The VA faces rising prevalence of PTSD among its veterans from US conflicts in Iraq and Afghanistan, and a consistently back-logged inventory of claims from veterans seeking care, compounded by the expanded PTSD eligibility conditions entitling veterans to VA health services. Temporally sensitive surveillance of the sequelae of post traumatic stress disorder (PTSD) and changes resulting from treatment interventions is a prerequisite to evaluating the efficacy of PTSD treatment programs. Assisted clinical surveillance of the vast amount of multi- dimensional historic data stored in EHRs has the potential to support physicians in the diagnosis and treatment of their patients and clinical researchers seeking patterns of events and their timing. A surveillance model of the natural history of PTSD could move clinical understanding of the disorder beyond the atemporal check-list of symptoms to identifying patterns in symptom progression. Information for a temporally oriented analysis of a patient's PTSD care is likely captured in clinical notes prepared by VA clinicians. However, a system of text processing with a temporal component to gather the information relevant to the care of veterans with this clinical problem does not currently exist. A barrier to medically relevant interpretation of documented events has been the absence of a comprehensive system for capturing the contextual features necessary. The Natural Language Processing developments proposed here are to erect the framework for extracting information pertinent to the timing and sequence of PTSD symptoms, treatments and changes from both narrative documents and structured data elements within a patient's EHR in order to implement a patient- oriented event database, queriable for select event sequences. A tool that delivers a useable time-line of events will make it possible to query the patient-level database on the basis of temporal patterns of selected clusters of clinical or personal history events. We propose methods to increase the number of events anchored by a time reference. Our methods include using separate occurrences referring to same event in order to acquire time-stamps for a greater number of events, and strategies for decreasing interval lengths that constrain the temporal interpretation of unanchored events, and using both of these to increase the precision of the event sequence assignments. We propose three areas for discovering instances of co-referring events: 1) local document level co-reference occurrences, 2) narrative document events referencing structured data events, 3) cross-document narrative event co-references. In addition, we propose database update and extend criteria to iteratively populate a relational database of temporally ordered events. Our proposed method of processing new sets of events with each iteration of document analysis is designed to improve the accuracy of both the anchoring and sequencing processes by inserting time-stamped events into event sequences which are anchored only by time constraint intervals. With these development pieces in place, we will be equipped to provide detailed symptom and treatment chronologies for patients under care for PTSD in VA facilities. We will test the validity and accuracy of 60 such patient chronologies by comparing the sequences of events generated by our system called the Med-TARSQI Chronology to humanly constructed chronologies of the 60 cases. We will also test and evaluate performances of each of the document level NLP modules in the derivation of the chronologies delivered by the Med-TARSQI Chronology.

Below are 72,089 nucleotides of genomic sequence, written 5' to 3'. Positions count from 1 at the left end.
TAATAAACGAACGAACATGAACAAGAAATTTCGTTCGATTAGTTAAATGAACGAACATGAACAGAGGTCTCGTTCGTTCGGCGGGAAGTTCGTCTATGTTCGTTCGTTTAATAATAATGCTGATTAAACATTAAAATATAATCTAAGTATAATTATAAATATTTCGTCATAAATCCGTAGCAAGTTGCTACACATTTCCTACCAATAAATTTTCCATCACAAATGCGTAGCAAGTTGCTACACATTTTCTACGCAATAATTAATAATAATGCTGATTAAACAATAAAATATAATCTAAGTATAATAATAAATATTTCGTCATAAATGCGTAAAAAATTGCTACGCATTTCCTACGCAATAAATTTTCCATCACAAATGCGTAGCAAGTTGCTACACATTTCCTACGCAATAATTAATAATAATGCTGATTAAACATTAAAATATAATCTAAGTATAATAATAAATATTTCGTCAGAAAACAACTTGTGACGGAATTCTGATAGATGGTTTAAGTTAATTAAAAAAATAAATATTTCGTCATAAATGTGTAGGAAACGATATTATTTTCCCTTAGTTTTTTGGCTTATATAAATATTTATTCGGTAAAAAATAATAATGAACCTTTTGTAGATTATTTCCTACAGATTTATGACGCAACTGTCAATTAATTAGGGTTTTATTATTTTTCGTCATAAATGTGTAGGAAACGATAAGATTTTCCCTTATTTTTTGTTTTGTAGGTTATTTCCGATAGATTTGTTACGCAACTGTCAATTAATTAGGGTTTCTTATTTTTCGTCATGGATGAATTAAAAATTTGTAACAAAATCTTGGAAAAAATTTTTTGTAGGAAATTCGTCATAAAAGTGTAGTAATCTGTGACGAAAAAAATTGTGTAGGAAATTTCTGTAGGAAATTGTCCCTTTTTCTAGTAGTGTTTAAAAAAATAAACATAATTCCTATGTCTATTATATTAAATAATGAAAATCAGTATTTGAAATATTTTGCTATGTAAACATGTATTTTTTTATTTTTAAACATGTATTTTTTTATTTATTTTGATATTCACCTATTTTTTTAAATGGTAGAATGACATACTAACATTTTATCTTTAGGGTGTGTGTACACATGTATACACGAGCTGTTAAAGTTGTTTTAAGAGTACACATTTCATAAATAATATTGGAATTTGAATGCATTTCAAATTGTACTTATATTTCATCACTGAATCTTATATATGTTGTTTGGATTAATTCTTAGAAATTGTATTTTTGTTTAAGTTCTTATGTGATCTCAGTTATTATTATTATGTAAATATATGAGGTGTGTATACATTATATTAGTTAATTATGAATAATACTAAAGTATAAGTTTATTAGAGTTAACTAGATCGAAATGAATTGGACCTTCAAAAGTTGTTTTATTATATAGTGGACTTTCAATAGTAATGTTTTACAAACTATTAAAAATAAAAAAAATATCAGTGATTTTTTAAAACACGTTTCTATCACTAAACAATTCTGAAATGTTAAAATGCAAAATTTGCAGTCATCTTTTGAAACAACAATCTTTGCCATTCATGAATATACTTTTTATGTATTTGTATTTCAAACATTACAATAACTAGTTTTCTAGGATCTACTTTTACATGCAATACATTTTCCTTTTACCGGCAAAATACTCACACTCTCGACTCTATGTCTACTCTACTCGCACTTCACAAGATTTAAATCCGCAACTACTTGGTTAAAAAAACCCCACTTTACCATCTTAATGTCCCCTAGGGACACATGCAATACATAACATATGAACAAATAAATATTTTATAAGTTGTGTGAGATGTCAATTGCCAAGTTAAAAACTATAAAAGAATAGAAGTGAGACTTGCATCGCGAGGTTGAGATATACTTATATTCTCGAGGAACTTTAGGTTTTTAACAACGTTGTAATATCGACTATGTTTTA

Tracking a veteran's PTSD symptoms and treatments over time is currently a matter of reading through narrative text to assemble a working time-line in the clinician's mind. We have developed Med-TTK which is a temporal reasoning NLP tool for ordering relevant events contained within the EHR. The tool development is in concert with work being carried out in multi-site Consortium of Health Informatics Research (CHIR) research on extracting and time-stamping PTSD symptom and treatment mentions contained within single documents of medical narrative text. The proposed work will link across multiple patient narrative documents to construe sequences of PTSD symptom occurrences and treatments over time within a queriable event database. This research designed includes the means for constructing and maintaining a comprehensive medical chronology across medical episodes of interest by text mining the EHR. The chronology will be composed of sequences of events contributing to PTSD, reported PTSD symptoms, interventions designed to treat those symptoms.